I am loving my Month in the Country. Our house in the middle of nowhere is surrounded by a silence broken only by birds. Once, a few mornings ago, a barn owl was perched on the sign at the end of our drive as we drove out to the school bus and we’ve found owl pellets underneath the owl box we put up last year. A small herd of deer like to gather in the ploughed field through the trees, and we can watch them from the kitchen windows, and couple of ducks have taken to waddling up between the promises of daffodils to peck at the corn that has fallen through the bird feeder. There have been clumps of snowdrops and a narcissus or two, and winter flowering cherry. There’s very little to do once the housework is done, and none of the distractions of the town. Friends don’t drop in, and shops are a drive away. Every day we pick up a newspaper from the village shop, and anything we need we find in the next village – a butcher, a chemist, a small tea shop crammed with hundreds of tea pots, a fish and chip shop, a Co-op supermarket, an old fashioned ironmongers, an off-licence, a newsagents, a Chinese restaurant (which has been closed down twice), a boutique, a beauty salon with visiting bo-tox specialist, a postoffice, a doctor’s surgery, a carpet shop, a specialist quilting and needlework shop, and a shop selling divine underwear, all grouped around an old market square. The pace is slow and all the older people have gentle Suffolk accents and suffering smiles, and the old ladies still unfold clear plastic headscarves from their handbags when it rains.
We have moles for company. Mole City has pushed up in every area of lawn until the garden around the house ressembles a lunar landscape. Each morning brings another fresh earthy mogul or two, and our mole traps remain unsprung.
Sid has been cutting the lawn here for the last twenty five years. He knows where every stripe goes and every daffodil bulb is. He started out as a boy working at the local hall farm, two miles away, when fields were ploughed with horses, orange Suffolk punches, and he worked in the stables to begin with. He has an abiding mistrust of machinery and this winter his legs have begun to give out. He usually hibernates in winter, but this spring has not woken him up as earlier ones have. Poly-somethingorother which is being treated with lots of pills including a bit white one which he has to take with water on a Sunday and not move for half and hour afterwards. His muscles are all painful. The hormones are giving him hot flushes and he wakes up in the night drenched in sweat. He has good days and bad days and had not been out of the house for a week, but today he turned up unannounced and began inspecting the mole hills and the traps we had set.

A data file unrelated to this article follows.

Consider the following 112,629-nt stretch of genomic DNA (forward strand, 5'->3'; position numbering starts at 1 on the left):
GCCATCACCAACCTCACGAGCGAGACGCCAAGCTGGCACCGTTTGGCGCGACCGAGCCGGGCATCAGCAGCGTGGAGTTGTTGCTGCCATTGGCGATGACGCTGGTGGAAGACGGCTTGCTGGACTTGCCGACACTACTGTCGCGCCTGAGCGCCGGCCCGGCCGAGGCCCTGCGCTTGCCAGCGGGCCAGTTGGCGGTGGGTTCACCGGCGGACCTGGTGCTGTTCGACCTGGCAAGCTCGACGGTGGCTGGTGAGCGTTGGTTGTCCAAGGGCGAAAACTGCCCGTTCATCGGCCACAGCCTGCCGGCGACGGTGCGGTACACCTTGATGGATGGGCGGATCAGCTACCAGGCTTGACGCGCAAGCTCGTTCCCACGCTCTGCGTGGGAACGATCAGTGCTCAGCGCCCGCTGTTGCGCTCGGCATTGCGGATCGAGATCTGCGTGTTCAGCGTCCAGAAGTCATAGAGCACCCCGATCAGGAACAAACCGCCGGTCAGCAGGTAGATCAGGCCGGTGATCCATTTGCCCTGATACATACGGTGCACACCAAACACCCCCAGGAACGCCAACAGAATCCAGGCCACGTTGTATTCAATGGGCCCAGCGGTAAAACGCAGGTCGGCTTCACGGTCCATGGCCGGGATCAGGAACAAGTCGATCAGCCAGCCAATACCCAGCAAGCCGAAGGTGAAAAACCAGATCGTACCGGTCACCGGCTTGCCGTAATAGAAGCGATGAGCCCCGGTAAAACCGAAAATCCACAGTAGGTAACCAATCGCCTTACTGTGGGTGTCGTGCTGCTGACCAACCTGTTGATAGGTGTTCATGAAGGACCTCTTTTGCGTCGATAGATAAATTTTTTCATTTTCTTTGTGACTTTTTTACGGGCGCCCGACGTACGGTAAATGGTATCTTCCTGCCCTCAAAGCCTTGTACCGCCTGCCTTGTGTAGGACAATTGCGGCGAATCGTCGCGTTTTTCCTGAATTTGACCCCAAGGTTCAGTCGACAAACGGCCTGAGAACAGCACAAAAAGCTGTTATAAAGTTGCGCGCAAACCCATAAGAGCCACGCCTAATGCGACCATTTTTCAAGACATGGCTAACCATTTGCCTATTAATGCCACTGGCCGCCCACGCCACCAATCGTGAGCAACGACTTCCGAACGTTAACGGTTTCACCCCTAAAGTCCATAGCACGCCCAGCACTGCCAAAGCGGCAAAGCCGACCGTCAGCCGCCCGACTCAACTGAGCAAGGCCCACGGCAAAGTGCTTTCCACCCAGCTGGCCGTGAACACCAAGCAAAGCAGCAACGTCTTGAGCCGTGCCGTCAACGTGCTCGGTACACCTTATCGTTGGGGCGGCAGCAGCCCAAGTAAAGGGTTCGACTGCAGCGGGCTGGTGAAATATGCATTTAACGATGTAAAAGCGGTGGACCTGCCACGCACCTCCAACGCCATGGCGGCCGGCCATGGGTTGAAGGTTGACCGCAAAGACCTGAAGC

I ran out to greet him, and together we went from trap to trap. He raised each one with disgust: this was no way to set a trap. The traps were clogged with soil, unable to spring around anything. There is an unspoken rule between Sid and us. We get to live in our rural idyll and employ him to mow our lawns, and he and his wife get to make fun of us and write off us and our children as lazy-good-for-nothings who know nothing about the countryside. Experts we may not be, but I come from a long line of peasants who in the last thousand years have strayed only ten miles or so, and my roots go down a very long Ango-Saxon way. Over the last few weeks I’ve felt as if I was becoming one with the soil. Still, I was prepared to admit my ignorance of mole traps, and soaked up Sid’s instructions until I had them off pat. I offered to pass them on to my husband, but Sid was truculent: “Don’t you go pinching my job now” he said.
Sid sets out armed with a long bamboo cane and a trowel. He maps a line between a recent mole hill and the one next to it, and jabs in the cane, somewhere about half way along the imaginary line, hoping to feel the hollow tunnel beneath its tip. Having found the mole run, he cuts out a circle of turf about the size of a saucer using his trowel and puts this to one side. Then he uses his hand to push down to the tunnel and to scoop out all the loose earth. The tunnel is usually about two inches below the ground. His fingers work up either side of the interrupted tunnel to make sure the entrance and exit are clear, and then he sets the mole trap. Made of galvanished steel, the scissor trap is set by pinching together the sprung handles and inserting between the claws a mole-sized circle. It needs to face the right way so that the mole running through will dislodge it and be killed by the force of the jaws closing around it.
Sid pushes the set trap into the hole he has made, lining it up with the mole run so that the entrance tunnel, mole trap, and exit tunnel make a continuous line. Sometimes this means inserting the trap at an angle to the perpendicular. Once in place the set-aside turf is replaced like a cape around the arms of the trap, and then, carefully, the soil is used to complete the cap, taking care not to let the soil fall into the hole and block the trap. If the soil is very light, then a plastic membrane, cut out of a plastic bag, can be used to support the soil above. Moles are light-shy and will run around any daylight, so it is imperative that the newly constructed roof is like a starless night sky.
Sid is coming back on Friday, if he is having a good day, to see if any of the traps are sprung. Molecatchers are paid on a piecework basis, by the mole, so I hope all the traps are full. Meanwhile I have to shovel off all the earth thrown up by the busy blighters and hope that these moles like running along old tracks and are not explorers, striking off in new directions.
(Wed am: two traps have sprung. Think Sid would like to be the first to see, so will leave until Friday
Friday: one mole caught, traps re-set
Monday: one mole caught, traps re-set)